• The RBA has left the cash rate on hold – again. Considering the nosedive in commodity prices and mining investment, sluggish consumption growth and lacklustre employment figures, this comes as little surprise. Without the still bubbling housing market, the Australian economy would be in a right state. But a heated housing market does not make a strong economy, and loose monetary policy is creating an unstable foundation for the fast approaching new calendar year.


Behind the 8 Ball

  • There have been fourteen meetings since the RBA last made a change to the cash rate. Over this time the global economy moved from ‘running a bit below average’ to showing ‘moderate’ growth and the Australian economy largely followed suit. Despite this rhetorical improvement, there are a number of issues still facing the Australian context that are evidently so serious that the RBA has lapsed into a state of paralysis.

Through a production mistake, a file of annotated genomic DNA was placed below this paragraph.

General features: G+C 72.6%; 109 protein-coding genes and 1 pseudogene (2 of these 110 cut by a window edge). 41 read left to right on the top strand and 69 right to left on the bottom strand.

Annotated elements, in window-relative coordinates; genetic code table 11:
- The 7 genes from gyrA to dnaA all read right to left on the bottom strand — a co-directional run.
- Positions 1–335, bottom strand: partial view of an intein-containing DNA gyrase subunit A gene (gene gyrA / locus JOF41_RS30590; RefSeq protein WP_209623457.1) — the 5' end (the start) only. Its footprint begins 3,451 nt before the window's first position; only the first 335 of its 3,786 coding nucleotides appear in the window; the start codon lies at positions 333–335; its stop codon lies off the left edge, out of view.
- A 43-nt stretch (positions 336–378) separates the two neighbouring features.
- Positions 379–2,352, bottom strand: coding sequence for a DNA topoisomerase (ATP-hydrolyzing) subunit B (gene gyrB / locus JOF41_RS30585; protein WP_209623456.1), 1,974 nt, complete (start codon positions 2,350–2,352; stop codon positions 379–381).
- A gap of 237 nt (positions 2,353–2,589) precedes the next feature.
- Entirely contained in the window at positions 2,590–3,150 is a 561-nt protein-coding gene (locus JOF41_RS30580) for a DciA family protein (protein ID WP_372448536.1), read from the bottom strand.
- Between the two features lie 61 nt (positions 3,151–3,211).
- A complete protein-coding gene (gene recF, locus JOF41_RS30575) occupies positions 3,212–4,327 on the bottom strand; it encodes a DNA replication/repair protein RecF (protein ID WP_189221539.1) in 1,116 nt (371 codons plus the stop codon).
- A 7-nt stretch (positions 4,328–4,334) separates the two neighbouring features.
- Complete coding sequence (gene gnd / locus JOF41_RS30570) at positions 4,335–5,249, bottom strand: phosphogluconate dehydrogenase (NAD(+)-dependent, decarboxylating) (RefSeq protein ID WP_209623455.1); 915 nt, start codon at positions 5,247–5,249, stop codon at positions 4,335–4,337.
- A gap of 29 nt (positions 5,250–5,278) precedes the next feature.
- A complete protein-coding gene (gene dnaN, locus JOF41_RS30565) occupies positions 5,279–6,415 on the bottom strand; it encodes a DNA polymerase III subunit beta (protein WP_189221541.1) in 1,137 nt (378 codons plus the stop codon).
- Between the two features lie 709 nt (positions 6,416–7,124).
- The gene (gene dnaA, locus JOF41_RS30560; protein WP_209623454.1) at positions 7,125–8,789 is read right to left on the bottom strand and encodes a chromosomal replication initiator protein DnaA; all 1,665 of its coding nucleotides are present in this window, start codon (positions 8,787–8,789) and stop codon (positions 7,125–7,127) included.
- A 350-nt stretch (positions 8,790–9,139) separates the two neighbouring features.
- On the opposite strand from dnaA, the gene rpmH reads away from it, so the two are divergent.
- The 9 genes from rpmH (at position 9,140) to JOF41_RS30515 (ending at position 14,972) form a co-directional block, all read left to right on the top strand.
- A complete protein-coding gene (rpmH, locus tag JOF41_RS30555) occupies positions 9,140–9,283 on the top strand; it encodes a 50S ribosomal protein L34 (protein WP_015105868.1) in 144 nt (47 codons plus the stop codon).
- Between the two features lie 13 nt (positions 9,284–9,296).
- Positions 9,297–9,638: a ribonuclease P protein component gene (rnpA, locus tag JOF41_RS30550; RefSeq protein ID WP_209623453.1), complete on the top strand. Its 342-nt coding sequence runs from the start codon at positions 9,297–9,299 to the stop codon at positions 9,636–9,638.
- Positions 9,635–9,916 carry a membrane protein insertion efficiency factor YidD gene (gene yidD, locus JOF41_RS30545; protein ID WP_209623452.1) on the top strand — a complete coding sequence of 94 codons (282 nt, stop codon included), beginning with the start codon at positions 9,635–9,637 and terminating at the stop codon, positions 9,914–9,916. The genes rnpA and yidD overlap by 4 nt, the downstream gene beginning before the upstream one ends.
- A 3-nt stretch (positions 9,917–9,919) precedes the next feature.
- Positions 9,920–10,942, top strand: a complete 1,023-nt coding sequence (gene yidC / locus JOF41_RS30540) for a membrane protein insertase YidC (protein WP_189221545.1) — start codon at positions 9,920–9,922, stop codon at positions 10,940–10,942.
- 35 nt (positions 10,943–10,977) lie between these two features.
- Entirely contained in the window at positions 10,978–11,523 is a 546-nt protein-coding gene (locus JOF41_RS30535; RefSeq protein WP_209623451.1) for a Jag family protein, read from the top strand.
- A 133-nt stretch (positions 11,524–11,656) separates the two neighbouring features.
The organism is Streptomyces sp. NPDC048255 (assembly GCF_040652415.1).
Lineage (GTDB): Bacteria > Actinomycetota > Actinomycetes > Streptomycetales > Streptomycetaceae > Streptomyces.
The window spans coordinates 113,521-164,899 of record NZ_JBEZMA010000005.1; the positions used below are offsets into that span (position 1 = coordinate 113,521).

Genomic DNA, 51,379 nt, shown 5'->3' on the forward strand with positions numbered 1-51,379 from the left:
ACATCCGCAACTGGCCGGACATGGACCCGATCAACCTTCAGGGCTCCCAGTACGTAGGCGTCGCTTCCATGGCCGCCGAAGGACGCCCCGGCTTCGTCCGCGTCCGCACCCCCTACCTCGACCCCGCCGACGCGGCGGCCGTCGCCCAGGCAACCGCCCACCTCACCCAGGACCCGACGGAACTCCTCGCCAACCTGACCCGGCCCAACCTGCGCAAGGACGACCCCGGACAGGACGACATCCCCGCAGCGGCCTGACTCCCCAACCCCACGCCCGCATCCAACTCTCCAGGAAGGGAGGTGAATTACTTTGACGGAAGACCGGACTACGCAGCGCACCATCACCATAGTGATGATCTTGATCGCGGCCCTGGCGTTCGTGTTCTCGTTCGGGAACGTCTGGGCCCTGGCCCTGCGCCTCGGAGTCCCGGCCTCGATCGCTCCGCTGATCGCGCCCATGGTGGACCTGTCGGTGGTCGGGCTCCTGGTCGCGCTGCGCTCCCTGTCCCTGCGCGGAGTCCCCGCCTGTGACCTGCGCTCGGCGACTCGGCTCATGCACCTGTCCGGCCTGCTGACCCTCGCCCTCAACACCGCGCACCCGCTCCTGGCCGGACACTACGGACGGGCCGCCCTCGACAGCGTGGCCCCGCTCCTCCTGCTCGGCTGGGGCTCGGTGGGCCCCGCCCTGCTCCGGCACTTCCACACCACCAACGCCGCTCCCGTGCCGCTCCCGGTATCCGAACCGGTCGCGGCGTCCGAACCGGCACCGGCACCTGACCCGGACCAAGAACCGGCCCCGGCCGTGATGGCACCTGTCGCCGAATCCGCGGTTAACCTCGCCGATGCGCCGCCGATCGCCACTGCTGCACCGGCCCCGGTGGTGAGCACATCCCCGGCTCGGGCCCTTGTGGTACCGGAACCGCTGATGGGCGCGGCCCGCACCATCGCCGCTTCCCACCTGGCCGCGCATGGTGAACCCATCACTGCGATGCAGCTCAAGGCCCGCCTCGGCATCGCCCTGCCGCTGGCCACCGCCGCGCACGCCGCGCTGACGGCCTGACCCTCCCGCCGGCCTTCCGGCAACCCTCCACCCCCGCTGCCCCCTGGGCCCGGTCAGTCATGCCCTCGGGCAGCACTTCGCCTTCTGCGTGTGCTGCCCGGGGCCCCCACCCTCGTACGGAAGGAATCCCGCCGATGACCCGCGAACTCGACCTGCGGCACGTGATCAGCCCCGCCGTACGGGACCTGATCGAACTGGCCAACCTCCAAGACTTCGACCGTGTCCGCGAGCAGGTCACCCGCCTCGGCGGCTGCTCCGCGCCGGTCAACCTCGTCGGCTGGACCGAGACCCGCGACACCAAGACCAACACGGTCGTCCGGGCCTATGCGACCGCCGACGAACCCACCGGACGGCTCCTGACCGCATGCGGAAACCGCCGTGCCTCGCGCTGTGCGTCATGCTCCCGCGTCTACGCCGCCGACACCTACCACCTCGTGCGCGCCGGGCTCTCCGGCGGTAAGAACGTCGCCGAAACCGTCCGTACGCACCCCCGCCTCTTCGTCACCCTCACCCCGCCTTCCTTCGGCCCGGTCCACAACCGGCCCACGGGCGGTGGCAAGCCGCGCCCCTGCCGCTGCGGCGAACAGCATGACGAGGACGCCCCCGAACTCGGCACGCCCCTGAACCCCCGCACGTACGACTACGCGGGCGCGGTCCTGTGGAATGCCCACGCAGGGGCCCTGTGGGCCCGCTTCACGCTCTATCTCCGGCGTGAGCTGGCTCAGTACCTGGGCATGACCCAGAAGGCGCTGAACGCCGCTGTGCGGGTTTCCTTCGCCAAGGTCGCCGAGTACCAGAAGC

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<li>The RBA is rightfully concerned. Australia has not only arrived at a cross roads, but has largely lost its direction for which way to head next. This confusion comes from an unwillingness to recognize that mining, the very lifeblood of the last two decades of prosperity, is coming to an end.</li>
<li>As the graph below shows, the commodity price index has been in marked decline since 2012 but considerably more so since the beginning of 2014. As Australia is a large commodity exporter, declines like this will have serious affects on national income. This means that the decline in prices is not only a concern for miners, who may very well be out of a job soon, but also for the non-mining sector.</li>
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<p><img decoding=This update does not constitute financial advice and should not be relied upon as such. It is intended only to provide a summary and general overview on matters of interest and it is not intended to be comprehensive. You should seek professional advice before acting or relying on any of the content.

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